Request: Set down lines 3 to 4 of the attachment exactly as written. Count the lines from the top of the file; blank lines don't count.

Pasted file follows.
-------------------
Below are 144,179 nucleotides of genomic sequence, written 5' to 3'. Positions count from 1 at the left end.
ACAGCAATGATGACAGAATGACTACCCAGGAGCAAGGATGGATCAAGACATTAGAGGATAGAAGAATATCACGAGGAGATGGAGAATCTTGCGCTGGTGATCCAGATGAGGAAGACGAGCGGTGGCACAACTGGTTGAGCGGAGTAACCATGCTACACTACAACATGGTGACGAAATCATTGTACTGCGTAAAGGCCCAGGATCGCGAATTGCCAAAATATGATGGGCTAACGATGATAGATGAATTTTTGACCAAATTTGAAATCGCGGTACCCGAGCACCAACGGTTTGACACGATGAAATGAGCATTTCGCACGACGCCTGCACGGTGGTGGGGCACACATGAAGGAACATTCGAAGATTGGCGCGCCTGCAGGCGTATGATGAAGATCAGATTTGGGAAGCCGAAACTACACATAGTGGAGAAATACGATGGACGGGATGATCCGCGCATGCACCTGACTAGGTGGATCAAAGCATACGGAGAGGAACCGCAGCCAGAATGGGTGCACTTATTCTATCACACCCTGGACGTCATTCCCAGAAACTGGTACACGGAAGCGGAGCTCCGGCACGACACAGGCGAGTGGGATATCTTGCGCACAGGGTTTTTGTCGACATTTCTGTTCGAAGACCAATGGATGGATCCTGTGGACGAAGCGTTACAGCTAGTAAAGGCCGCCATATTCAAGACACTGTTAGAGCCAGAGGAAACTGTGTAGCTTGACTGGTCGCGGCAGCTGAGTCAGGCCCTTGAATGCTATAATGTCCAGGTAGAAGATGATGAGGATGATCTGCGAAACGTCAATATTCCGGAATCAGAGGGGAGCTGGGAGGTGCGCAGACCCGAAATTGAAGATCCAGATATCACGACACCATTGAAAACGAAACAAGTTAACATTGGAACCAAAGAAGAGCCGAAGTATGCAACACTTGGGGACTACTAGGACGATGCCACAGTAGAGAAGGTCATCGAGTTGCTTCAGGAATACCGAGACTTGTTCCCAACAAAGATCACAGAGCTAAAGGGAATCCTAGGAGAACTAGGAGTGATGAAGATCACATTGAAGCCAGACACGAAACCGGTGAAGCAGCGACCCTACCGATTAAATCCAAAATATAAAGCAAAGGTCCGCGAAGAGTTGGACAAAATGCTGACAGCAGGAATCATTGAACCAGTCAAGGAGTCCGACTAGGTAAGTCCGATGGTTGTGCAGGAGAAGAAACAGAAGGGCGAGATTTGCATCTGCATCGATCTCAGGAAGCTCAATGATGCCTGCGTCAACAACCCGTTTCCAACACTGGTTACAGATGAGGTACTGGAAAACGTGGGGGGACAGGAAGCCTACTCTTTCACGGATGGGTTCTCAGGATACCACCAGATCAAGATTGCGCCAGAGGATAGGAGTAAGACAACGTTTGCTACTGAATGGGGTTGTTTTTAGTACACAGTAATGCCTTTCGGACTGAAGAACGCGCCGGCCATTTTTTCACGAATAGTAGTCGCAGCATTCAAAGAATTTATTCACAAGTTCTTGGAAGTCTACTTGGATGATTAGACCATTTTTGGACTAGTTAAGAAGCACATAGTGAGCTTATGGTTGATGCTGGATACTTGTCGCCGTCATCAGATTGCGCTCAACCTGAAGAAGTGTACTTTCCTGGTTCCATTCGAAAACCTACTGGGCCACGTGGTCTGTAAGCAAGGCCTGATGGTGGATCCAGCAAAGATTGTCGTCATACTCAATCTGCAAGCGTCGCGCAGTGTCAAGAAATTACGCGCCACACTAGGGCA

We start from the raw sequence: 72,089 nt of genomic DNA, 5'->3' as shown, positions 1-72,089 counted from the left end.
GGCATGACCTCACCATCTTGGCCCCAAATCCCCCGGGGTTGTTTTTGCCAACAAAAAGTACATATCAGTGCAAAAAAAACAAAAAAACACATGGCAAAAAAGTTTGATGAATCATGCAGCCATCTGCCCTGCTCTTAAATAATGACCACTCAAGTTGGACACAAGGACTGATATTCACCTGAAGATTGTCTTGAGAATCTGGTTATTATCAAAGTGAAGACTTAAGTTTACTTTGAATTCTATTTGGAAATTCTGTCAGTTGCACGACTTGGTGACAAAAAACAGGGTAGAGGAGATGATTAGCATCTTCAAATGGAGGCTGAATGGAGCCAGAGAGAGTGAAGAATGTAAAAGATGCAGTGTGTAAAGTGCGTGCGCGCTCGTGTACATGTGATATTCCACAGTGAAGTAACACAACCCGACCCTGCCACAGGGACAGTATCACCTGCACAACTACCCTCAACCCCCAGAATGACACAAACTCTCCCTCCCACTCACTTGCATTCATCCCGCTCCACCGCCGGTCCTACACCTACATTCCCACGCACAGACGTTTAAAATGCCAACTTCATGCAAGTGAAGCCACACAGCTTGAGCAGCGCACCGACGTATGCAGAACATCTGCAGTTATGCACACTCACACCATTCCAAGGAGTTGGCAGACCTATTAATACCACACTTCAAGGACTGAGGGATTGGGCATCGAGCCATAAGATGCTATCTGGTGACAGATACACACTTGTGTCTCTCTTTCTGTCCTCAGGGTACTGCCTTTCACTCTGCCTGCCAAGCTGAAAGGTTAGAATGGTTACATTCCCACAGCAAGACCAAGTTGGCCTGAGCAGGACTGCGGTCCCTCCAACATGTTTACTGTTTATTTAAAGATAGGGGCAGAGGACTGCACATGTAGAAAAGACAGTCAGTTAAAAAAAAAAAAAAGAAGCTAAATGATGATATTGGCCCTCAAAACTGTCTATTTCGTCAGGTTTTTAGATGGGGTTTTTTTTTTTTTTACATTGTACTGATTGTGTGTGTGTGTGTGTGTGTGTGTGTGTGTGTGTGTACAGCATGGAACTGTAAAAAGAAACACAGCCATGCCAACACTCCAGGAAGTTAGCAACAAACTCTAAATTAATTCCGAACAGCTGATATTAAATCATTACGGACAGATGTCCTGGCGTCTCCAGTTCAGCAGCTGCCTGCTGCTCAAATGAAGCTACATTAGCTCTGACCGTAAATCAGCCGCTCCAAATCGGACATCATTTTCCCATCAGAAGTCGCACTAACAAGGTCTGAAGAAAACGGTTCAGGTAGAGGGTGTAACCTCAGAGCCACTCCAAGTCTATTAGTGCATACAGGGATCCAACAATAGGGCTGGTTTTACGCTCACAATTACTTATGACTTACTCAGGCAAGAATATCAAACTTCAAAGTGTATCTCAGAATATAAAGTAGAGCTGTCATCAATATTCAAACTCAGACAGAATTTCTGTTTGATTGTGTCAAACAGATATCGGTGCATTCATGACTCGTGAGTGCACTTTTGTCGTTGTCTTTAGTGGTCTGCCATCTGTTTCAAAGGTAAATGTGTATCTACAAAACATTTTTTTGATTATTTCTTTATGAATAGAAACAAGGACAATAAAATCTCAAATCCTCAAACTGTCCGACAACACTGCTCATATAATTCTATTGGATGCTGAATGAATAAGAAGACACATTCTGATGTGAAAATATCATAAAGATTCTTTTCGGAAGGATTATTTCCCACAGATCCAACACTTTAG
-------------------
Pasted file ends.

We start from the raw sequence: 72,089 nt of genomic DNA, 5'->3' as shown, positions 1-72,089 counted from the left end.
GGCATGACCTCACCATCTTGGCCCCAAATCCCCCGGGGTTGTTTTTGCCAACAAAAAGTACATATCAGTGCAAAAAAAACAAAAAAACACATGGCAAAAAAGTTTGATGAATCATGCAGCCATCTGCCCTGCTCTTAAATAATGACCACTCAAGTTGGACACAAGGACTGATATTCACCTGAAGATTGTCTTGAGAATCTGGTTATTATCAAAGTGAAGACTTAAGTTTACTTTGAATTCTATTTGGAAATTCTGTCAGTTGCACGACTTGGTGACAAAAAACAGGGTAGAGGAGATGATTAGCATCTTCAAATGGAGGCTGAATGGAGCCAGAGAGAGTGAAGAATGTAAAAGATGCAGTGTGTAAAGTGCGTGCGCGCTCGTGTACATGTGATATTCCACAGTGAAGTAACACAACCCGACCCTGCCACAGGGACAGTATCACCTGCACAACTACCCTCAACCCCCAGAATGACACAAACTCTCCCTCCCACTCACTTGCATTCATCCCGCTCCACCGCCGGTCCTACACCTACATTCCCACGCACAGACGTTTAAAATGCCAACTTCATGCAAGTGAAGCCACACAGCTTGAGCAGCGCACCGACGTATGCAGAACATCTGCAGTTATGCACACTCACACCATTCCAAGGAGTTGGCAGACCTATTAATACCACACTTCAAGGACTGAGGGATTGGGCATCGAGCCATAAGATGCTATCTGGTGACAGATACACACTTGTGTCTCTCTTTCTGTCCTCAGGGTACTGCCTTTCACTCTGCCTGCCAAGCTGAAAGGTTAGAATGGTTACATTCCCACAGCAAGACCAAGTTGGCCTGAGCAGGACTGCGGTCCCTCCAACATGTTTACTGTTTATTTAAAGATAGGGGCAGAGGACTGCACATGTAGAAAAGACAGTCAGTTAAAAAAAAAAAAAAGAAGCTAAATGATGATATTGGCCCTCAAAACTGTCTATTTCGTCAGGTTTTTAGATGGGGTTTTTTTTTTTTTTACATTGTACTGATTGTGTGTGTGTGTGTGTGTGTGTGTGTGTGTGTGTGTACAGCATGGAACTGTAAAAAGAAACACAGCCATGCCAACACTCCAGGAAGTTAGCAACAAACTCTAAATTAATTCCGAACAGCTGATATTAAATCATTACGGACAGATGTCCTGGCGTCTCCAGTTCAGCAGCTGCCTGCTGCTCAAATGAAGCTACATTAGCTCTGACCGTAAATCAGCCGCTCCAAATCGGACATCATTTTCCCATCAGAAGTCGCACTAACAAGGTCTGAAGAAAACGGTTCAGGTAGAGGGTGTAACCTCAGAGCCACTCCAAGTCTATTAGTGCATACAGGGATCCAACAATAGGGCTGGTTTTACGCTCACAATTACTTATGACTTACTCAGGCAAGAATATCAAACTTCAAAGTGTATCTCAGAATATAAAGTAGAGCTGTCATCAATATTCAAACTCAGACAGAATTTCTGTTTGATTGTGTCAAACAGATATCGGTGCATTCATGACTCGTGAGTGCACTTTTGTCGTTGTCTTTAGTGGTCTGCCATCTGTTTCAAAGGTAAATGTGTATCTACAAAACATTTTTTTGATTATTTCTTTATGAATAGAAACAAGGACAATAAAATCTCAAATCCTCAAACTGTCCGACAACACTGCTCATATAATTCTATTGGATGCTGAATGAATAAGAAGACACATTCTGATGTGAAAATATCATAAAGATTCTTTTCGGAAGGATTATTTCCCACAGATCCAACACTTTAG